Archaeological Impact Assessment of Courageous Lake Project
Lisa Seip (NWT Archaeologist’s Permit 2011-006)
In 2011 Rescan Environmental Services Ltd. undertook archaeology baseline studies for the Courageous Lake Project under Northwest Territories Class #2 Archaeologist’s Permit 11-006. This work was a continuation of the baseline studies conducted in 2010 under Northwest Territories Class #2 Archaeologist’s Permit 2010-015. Permit holder Lisa Seip directed the field work and was assisted by archaeologists Sean McKnight and Vanessa Neuman, and First Nation assistants Nazon Goulet and Ryan Mercredi. Work was focused around the southern end of Courageous Lake and the areas surrounding Matthews Lake.
Community meetings were conducted between March 15th to 20th, 2011 with the Lustel K’e Dene, the Tlicho, the North Slave Métis Alliance, and the Yellowknife Dene. Topics discussed included archaeological baseline studies conducted in 2010 and archaeological studies proposed for the current year. Community site visits were held between August 22nd and August 25th, 2011 and included members of the North Slave Métis Alliance, the Northwest Territory Métis Nation, the Tlicho, and the Lustel K’e Dene. Both meetings and site visits allowed community members to learn about and provide feedback regarding the baseline programs to date.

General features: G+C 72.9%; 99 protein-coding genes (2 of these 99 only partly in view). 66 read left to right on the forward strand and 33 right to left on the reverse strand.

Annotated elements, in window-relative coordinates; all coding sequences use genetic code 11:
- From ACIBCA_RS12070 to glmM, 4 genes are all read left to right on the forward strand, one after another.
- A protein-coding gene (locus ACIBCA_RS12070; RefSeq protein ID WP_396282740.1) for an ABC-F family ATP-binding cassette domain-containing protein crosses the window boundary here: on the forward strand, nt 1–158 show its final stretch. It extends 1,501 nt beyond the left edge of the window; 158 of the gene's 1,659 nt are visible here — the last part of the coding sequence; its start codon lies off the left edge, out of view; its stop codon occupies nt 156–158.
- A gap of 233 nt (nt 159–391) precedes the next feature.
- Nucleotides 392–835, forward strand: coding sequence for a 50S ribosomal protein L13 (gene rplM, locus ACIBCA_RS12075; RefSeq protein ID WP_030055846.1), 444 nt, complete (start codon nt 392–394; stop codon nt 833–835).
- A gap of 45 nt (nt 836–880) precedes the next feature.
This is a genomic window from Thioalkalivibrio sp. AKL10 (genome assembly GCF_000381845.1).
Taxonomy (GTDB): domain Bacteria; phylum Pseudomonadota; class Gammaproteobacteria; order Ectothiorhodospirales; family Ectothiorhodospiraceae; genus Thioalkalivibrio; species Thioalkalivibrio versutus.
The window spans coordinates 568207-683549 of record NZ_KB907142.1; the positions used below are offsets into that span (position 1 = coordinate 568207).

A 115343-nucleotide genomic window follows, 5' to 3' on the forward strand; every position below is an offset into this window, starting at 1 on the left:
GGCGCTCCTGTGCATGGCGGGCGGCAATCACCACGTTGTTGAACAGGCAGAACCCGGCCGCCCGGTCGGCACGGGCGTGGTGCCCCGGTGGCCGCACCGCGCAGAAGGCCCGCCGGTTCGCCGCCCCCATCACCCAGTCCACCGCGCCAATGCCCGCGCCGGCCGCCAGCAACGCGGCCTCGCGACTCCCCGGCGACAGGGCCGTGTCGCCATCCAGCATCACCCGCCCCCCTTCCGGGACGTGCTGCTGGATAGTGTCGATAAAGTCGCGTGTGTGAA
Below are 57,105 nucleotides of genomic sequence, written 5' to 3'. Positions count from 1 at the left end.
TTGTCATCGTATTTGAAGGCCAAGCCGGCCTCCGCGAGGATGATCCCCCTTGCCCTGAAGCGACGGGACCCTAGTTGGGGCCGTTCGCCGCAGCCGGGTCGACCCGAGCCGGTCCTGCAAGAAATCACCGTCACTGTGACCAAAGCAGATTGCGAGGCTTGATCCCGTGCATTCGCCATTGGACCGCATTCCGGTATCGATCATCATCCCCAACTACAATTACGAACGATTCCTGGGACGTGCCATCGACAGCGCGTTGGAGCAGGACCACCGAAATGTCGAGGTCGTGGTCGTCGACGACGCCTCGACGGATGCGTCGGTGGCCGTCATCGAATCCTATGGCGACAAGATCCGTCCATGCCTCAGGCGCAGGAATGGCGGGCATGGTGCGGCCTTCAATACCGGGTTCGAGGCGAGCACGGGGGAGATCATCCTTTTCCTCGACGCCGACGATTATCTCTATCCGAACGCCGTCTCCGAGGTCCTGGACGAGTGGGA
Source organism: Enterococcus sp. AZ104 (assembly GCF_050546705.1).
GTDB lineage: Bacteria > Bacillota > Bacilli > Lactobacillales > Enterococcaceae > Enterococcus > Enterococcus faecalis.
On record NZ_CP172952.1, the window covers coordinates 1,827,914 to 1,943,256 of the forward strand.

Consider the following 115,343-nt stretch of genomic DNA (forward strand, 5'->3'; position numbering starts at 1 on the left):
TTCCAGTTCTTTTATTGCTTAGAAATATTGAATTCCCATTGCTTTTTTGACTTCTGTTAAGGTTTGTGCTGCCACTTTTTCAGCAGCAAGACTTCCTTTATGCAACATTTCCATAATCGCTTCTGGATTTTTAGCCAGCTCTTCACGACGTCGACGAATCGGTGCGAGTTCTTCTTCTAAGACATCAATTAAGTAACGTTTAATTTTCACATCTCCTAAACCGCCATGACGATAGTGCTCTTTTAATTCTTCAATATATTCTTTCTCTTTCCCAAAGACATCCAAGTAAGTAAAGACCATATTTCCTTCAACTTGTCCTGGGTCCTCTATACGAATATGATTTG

The field work resulted in the recording of 55 new archaeological sites including 32 lithic sites, 13 rock cairns, one rock feature site, eight multi-component sites (containing a combination of lithics, rock cairns, other rock alignments, and/or historic features), and one site containing a modified piece of caribou antler. Additionally one previously recorded site, LbNw-3 containing two grave sites, was revisited and found to be in good condition. Additional archaeological studies are planned for 2012.
Avoidance is the preferred management recommendation for all sites and if avoidance is not possible then systematic data recovery is recommended. As the project is currently in the design phase no impacts are anticipated this year.
(Edited by Shelley Crouch, Prince of Wales Northern Heritage Centre)